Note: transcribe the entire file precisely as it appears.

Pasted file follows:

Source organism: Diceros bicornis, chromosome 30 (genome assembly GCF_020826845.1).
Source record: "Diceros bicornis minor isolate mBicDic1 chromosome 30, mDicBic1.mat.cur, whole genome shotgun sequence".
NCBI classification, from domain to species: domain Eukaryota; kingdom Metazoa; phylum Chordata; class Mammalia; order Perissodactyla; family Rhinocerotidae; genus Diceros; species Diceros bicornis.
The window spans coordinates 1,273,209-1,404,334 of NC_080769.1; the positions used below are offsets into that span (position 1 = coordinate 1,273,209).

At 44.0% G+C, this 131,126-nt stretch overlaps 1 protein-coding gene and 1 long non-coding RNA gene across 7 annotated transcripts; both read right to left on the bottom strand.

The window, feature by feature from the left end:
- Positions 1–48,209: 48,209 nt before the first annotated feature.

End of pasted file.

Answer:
Source organism: Diceros bicornis, chromosome 30 (genome assembly GCF_020826845.1).
Source record: "Diceros bicornis minor isolate mBicDic1 chromosome 30, mDicBic1.mat.cur, whole genome shotgun sequence".
NCBI classification, from domain to species: domain Eukaryota; kingdom Metazoa; phylum Chordata; class Mammalia; order Perissodactyla; family Rhinocerotidae; genus Diceros; species Diceros bicornis.
The window spans coordinates 1,273,209-1,404,334 of NC_080769.1; the positions used below are offsets into that span (position 1 = coordinate 1,273,209).

At 44.0% G+C, this 131,126-nt stretch overlaps 1 protein-coding gene and 1 long non-coding RNA gene across 7 annotated transcripts; both read right to left on the bottom strand.

The window, feature by feature from the left end:
- Positions 1–48,209: 48,209 nt before the first annotated feature.